Missing marathon runner found on the subway days later in a disorientated state
An Italian man who disappeared after the New York City Marathon was found days later in a bewildered state on the subway.
The New York Times reports that he was spotted by a police officer, sitting opposite him on the train, who was reading an article about the missing man on his phone.
Gianclaudio P. Marengo (30) was reported missing soon after the conclusion of the marathon by his group of Italian friends.
He does not speak any English and was in the city with several recovering addicts from San Patrignano, a drug rehabilitation center on the Adriatic coast.
The centre described Marengo as “a fragile person, vulnerable and very emotional who after years of drug abuse had found an opportunity for recovery in San Patrignano”.
Boschini said that Marengo was the least athletic of his group and he ran on ahead of Marengo at some point during the 26.2 mile race.
However, his friends became concerned when they couldn't locate him.
When he did not show up for a dinner reservation, the group phoned the Italian Consulate who contacted the police.
Marengo was in good health when he was found but was hospitalised for a full medical check up.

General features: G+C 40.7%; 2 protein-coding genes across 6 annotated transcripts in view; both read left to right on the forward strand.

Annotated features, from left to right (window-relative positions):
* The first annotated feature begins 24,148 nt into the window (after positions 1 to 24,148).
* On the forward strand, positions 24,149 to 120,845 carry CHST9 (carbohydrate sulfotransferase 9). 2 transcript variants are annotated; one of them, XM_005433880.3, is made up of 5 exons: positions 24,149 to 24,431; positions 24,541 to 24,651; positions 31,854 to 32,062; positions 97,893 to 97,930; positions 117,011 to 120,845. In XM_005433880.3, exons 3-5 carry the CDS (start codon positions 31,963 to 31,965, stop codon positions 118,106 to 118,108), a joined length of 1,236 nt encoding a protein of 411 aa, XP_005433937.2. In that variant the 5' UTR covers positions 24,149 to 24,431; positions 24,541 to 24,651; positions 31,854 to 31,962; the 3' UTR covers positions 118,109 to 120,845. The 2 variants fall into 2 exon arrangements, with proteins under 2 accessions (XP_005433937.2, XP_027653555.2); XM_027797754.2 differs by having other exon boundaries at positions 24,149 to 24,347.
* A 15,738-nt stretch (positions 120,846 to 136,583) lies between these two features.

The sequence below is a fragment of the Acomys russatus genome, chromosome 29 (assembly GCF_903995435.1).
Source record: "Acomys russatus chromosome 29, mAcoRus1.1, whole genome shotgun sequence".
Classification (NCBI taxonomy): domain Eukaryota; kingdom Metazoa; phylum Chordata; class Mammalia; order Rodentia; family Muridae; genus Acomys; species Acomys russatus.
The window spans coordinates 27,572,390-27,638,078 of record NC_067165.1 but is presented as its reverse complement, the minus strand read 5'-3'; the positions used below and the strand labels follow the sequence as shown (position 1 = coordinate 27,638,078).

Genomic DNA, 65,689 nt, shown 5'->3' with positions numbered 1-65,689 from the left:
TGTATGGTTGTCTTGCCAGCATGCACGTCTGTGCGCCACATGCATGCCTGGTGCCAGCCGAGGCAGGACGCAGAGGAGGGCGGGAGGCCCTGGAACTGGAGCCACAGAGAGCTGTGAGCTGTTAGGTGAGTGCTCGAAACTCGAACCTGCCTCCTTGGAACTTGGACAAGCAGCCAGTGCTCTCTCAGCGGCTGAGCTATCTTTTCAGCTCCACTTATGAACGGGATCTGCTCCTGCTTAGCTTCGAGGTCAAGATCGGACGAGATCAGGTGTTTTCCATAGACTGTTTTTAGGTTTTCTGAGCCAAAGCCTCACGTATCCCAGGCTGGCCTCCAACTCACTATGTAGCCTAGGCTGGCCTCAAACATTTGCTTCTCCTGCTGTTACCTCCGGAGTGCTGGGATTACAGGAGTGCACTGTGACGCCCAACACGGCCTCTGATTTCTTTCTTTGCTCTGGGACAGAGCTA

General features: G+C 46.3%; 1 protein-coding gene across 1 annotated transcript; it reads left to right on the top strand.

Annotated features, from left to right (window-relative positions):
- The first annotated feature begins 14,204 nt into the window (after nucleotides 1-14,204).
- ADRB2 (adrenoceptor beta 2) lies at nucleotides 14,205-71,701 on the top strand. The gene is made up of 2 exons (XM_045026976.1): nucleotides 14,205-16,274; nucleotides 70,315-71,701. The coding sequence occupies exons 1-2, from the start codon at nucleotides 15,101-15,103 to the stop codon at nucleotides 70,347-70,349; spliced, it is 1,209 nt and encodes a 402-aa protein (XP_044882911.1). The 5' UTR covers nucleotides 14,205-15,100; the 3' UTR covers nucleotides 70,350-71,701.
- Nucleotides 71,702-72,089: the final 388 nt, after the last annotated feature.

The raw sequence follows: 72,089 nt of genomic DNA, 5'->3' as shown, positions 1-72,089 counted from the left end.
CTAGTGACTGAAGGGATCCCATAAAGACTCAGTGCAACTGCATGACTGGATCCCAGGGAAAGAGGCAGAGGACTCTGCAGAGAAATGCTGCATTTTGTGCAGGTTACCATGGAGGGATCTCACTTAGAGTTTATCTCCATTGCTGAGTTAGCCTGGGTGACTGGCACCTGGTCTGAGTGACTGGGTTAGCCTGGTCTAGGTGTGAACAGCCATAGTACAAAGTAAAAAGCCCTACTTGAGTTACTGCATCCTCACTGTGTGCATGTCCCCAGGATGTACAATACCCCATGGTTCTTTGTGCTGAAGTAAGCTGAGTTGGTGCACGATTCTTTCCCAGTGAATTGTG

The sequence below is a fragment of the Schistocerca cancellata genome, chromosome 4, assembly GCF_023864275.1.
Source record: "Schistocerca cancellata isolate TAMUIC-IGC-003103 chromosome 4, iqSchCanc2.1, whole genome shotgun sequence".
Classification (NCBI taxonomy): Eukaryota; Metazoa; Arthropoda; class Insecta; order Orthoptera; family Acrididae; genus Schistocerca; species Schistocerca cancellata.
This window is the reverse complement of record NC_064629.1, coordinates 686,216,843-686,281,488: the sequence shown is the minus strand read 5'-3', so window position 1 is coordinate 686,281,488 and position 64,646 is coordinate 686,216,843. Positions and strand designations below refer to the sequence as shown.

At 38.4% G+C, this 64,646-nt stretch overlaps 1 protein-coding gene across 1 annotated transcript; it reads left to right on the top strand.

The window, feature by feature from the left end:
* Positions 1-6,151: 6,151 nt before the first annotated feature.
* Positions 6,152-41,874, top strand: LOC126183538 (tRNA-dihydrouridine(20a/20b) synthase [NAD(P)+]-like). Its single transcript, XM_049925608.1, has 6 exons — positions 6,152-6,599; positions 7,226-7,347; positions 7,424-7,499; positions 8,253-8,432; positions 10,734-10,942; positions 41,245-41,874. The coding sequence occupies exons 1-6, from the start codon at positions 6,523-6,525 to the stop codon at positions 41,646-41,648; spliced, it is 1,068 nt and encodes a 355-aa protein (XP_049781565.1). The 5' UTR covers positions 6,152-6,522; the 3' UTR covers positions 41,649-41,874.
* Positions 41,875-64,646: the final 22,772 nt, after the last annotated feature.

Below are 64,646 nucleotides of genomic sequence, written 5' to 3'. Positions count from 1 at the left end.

After being found Marengo explained that during the race he lost the handwritten directions to his hotel.
Despite extensive searching he couldn’t find his friends, so he resorted to sleeping in Central Park for one night, before going to JFK airport where he hoped to meet up with his friends.
"But airport authorities thought he looked homeless so they kicked him out," Boschini said.
As he travelled on the subway, he was spotted by police officer Man Yam, who was on his way to work.
He spotted Marengo sitting across from him and realised the Italian man – still wearing his running clothes – looked distressed, he told the New York Times.
"I got a seat and, literally, he is sitting across from me,” Officer Yam said. “It hit me right away based on his mannerism and what he looked like.”
The kind hearted police officer then bought Marengo a coffee and a doughnut.
"I was just doing what any person, man or woman, whether in my department or not, would do,” the officer told the newspaper.
Marango has since flown back to Italy.